Authoritarian ruling parties are expected to resist democratization, often times at all costs. And yet some of the strongest authoritarian parties in the world have not resisted democratization, but have instead embraced it. This is because their raison d’etre is to continue ruling, though not necessarily to remain authoritarian. Put another way, democratization requires ruling parties hold free and fair elections, but not that they lose them. Authoritarian ruling parties can thus be incentivized to concede democratization from a position of exceptional strength. This alternative pathway to democracy is illustrated with Asian cases – notably Taiwan – in which ruling parties democratized from positions of considerable strength, and not weakness. The conceding-to-thrive argument has clear implications with respect to “candidate cases” in developmental Asia, where ruling parties have not yet conceded democratization despite being well-positioned to thrive were they to do so, such as the world’s most populous dictatorship, China.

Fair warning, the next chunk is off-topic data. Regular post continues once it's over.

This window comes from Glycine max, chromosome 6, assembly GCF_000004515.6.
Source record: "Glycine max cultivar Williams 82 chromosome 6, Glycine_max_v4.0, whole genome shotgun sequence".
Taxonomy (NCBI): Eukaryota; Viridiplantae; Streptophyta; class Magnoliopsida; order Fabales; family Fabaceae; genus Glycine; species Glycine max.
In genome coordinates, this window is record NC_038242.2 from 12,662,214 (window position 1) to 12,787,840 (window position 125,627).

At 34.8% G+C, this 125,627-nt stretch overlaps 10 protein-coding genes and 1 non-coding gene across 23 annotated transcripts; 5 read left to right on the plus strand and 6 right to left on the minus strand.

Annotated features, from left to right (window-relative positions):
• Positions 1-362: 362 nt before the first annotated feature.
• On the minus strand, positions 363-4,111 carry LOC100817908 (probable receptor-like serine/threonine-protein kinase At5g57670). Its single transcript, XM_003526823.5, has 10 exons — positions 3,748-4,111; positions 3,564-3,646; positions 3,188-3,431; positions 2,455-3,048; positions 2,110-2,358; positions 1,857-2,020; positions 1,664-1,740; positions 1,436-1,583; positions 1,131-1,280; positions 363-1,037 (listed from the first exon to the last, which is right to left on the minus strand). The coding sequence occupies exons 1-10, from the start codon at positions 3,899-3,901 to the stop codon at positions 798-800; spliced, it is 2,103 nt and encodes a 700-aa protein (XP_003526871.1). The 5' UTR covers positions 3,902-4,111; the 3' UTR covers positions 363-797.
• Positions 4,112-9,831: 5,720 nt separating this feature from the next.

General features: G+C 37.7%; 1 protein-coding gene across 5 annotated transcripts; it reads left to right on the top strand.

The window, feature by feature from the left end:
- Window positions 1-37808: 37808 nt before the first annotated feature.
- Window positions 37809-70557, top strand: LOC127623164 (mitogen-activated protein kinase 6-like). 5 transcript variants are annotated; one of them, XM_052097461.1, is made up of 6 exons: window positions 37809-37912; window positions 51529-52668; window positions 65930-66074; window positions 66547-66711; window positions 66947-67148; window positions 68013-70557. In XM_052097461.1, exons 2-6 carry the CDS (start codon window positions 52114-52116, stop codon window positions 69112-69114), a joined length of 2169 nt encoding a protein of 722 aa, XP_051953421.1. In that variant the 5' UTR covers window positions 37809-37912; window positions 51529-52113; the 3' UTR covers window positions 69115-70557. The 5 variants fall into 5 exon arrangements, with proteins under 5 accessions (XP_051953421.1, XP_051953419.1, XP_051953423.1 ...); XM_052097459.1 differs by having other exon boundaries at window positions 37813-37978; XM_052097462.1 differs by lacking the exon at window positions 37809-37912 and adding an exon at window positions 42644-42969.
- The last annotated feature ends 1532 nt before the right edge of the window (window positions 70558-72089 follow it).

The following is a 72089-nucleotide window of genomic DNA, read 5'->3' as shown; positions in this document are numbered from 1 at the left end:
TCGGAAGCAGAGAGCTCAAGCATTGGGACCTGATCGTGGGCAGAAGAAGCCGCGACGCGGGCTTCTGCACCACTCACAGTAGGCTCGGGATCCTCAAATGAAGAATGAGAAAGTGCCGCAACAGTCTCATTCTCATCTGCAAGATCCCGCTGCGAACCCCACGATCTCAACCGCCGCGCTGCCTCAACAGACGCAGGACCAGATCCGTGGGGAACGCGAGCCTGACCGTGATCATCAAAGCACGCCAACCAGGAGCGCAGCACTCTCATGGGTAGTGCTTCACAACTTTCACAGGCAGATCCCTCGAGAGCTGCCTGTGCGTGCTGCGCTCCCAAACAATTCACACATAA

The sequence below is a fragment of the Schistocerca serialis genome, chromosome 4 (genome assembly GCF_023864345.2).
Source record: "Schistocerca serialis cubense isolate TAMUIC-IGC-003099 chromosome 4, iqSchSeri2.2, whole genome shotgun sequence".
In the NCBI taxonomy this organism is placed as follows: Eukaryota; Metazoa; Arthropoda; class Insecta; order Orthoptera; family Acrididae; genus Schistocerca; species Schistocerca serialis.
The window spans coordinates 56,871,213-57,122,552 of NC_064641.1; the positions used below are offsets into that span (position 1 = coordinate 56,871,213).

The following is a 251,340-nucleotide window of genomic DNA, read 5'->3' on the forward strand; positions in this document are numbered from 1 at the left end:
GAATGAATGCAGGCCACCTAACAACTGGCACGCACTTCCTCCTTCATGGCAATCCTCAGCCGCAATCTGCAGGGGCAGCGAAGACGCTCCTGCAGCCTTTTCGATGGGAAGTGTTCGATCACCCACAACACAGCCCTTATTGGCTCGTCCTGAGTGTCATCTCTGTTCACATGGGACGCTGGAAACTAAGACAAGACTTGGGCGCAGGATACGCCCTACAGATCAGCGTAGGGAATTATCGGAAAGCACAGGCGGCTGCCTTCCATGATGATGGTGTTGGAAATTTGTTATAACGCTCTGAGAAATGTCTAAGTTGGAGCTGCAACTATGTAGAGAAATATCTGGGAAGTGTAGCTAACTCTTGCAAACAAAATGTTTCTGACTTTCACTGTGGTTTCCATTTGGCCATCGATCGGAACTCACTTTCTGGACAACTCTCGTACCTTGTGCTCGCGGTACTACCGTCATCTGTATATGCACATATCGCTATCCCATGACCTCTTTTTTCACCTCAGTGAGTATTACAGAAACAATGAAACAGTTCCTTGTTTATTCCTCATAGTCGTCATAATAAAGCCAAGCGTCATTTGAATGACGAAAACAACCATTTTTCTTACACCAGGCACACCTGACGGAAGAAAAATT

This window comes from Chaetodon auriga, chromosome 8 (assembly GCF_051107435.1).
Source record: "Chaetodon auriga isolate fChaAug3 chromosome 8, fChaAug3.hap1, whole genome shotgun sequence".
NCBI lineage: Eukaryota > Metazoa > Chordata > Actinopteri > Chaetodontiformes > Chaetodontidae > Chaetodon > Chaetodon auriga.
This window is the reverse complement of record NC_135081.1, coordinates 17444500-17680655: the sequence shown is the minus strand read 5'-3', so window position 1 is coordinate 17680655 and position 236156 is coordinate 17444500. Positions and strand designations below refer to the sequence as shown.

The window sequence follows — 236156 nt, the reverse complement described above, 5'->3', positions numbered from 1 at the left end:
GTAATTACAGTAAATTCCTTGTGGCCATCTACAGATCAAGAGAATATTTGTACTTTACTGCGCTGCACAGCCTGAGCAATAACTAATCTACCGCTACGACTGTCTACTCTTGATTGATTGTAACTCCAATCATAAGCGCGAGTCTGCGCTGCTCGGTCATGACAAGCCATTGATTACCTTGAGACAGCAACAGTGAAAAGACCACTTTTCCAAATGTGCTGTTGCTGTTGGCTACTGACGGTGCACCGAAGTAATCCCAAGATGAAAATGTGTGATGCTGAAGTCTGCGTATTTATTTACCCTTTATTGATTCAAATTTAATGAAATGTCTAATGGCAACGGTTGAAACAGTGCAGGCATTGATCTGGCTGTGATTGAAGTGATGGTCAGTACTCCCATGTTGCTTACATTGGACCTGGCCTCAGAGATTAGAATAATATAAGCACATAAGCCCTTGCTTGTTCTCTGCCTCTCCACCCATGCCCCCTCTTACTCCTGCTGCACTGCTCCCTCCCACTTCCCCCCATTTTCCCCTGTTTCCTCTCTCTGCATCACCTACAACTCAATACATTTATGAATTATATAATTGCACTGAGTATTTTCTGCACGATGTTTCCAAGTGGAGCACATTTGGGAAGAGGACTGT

Professor Wong was the director of the Asian Institute at the Munk School at the University of Toronto from 2005 to 2014. In addition to his other work, he has published four books: Healthy Democracies: Welfare Politics in Taiwan and South Korea (2004), and Betting on Biotech: Innovation and the Limits of Asia's Developmental State (2011), as well as two edited volumes: Political Transitions in Dominant Party Systems: Learning to Lose, co-edited with Edward Friedman (2008), and Innovating for the Global Economy: Towards a New Innovation Agenda, co-edited with Dilip Soman and Janice Stein (2014). He is currently working on a book monograph with Dan Slater on Asia's development and democracy. Professor Wong received his Hons. B.A. from McGill University in 1995 and Ph.D. from the University of Wisconsin-Madison in 2001.